The last one is only for the grieving person to decide.

Not Okay

People say, “Well, everything will be okay,” but none know that will happen. What if things aren’t okay? Not everything ends well, even in the Bible, and a faith that tries to convince you otherwise is bogus.

Christie and I have a friend in South Africa who lost her son in a tragedy many years ago. At the time, she was a member of a Word of Faith church and was told by her pastor that she didn’t need to grieve because Jesus “has borne our griefs and carried our sorrows.” When we met her, she still hadn’t grieved her loss.

The Hebrew word translated borne means to be lifted like Noah’s ark on the flood waters. It’s a stunning picture of God’s promise to carry us as we live through grief. It reminds me of the Footprints story.

Because of Jesus, we have hope in the resurrection of the dead; we do “not grieve as others who have no hope,” but we still live our way through grief. Today, our friend has processed her heartache and joined a Christian community free from toxic positivity.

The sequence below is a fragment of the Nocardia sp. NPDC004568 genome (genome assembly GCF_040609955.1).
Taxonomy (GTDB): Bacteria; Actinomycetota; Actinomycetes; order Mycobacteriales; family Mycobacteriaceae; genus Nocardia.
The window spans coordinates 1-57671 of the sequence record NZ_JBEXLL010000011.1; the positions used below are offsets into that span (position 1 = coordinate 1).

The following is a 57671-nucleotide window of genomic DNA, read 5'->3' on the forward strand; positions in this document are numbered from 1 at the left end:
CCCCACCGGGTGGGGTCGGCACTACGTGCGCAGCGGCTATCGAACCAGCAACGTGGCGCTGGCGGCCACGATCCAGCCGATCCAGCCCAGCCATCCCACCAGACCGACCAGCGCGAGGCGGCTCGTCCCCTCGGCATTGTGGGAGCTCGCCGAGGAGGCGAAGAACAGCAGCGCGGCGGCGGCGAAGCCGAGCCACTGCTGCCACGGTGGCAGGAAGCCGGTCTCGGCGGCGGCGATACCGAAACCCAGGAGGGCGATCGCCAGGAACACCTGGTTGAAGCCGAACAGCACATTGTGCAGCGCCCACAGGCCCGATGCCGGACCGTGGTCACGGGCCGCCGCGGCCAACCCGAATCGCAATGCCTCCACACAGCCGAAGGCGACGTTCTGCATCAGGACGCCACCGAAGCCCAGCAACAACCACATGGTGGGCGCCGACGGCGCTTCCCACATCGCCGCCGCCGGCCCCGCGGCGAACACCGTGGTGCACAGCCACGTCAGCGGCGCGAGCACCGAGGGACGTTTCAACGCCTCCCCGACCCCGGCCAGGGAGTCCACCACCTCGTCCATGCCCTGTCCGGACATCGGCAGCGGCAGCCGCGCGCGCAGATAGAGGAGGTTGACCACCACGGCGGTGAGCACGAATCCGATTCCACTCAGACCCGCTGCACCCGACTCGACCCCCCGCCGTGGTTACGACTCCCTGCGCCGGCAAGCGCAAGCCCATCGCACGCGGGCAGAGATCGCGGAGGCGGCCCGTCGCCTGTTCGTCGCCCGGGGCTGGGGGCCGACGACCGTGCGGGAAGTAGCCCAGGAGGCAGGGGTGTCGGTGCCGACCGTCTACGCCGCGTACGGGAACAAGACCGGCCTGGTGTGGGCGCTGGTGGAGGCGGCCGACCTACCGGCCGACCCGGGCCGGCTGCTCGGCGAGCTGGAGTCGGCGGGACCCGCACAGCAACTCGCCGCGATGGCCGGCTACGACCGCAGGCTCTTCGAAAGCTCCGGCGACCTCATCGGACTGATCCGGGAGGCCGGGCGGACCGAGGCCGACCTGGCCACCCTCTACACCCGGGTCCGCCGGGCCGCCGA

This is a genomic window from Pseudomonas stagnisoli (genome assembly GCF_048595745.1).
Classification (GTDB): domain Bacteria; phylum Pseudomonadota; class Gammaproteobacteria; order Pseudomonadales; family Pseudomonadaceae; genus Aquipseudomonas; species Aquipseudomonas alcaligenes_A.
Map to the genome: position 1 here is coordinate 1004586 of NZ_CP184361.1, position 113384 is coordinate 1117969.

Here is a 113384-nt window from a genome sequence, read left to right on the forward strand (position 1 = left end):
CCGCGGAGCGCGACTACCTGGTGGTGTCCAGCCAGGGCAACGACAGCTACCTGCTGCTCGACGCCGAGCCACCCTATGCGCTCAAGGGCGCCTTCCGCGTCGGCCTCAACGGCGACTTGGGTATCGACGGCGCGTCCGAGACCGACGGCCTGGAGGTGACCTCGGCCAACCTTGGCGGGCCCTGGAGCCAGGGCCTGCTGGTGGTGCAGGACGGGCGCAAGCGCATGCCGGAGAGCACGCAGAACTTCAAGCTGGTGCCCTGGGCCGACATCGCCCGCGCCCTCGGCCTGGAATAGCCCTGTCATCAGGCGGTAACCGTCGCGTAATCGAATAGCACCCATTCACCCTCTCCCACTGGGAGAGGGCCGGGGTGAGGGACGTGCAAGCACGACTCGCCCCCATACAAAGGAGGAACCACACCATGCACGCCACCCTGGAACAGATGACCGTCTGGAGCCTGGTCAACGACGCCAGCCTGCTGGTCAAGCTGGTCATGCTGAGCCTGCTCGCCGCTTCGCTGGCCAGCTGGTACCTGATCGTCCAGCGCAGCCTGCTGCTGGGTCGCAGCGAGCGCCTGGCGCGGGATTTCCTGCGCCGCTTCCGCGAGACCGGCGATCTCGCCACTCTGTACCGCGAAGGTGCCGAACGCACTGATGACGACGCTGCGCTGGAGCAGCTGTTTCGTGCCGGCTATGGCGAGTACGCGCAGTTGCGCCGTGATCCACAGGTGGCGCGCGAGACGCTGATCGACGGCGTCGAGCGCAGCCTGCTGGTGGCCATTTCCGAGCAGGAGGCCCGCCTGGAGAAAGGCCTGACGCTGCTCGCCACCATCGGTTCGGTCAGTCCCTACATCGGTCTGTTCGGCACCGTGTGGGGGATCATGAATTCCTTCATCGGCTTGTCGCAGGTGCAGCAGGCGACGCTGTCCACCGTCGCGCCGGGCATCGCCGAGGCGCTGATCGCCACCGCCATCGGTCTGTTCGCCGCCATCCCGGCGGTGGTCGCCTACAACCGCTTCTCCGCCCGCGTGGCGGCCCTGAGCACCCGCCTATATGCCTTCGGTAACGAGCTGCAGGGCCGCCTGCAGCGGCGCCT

Weeping and Laughter

The Psalms intertwine joy and grief, rejoicing and mourning. This is a very realistic picture of life. At funerals, stories are told that make people laugh, but we also cry. If you’re living through grief and loss, I encourage you to be gentle with yourself and incredibly honest with God. As you live your way through grief, something beautiful happens within. Paul wrote about it like this: “The Father of mercies and God of all comfort, who comforts us in all our affliction, so that we may be able to comfort those who are in any affliction, with the comfort with which we ourselves are comforted by God.”

If you are struggling in any way and need support, please call
Lifeline Australia: 13 11 14
Pastoral Care Phone: 0401 721 912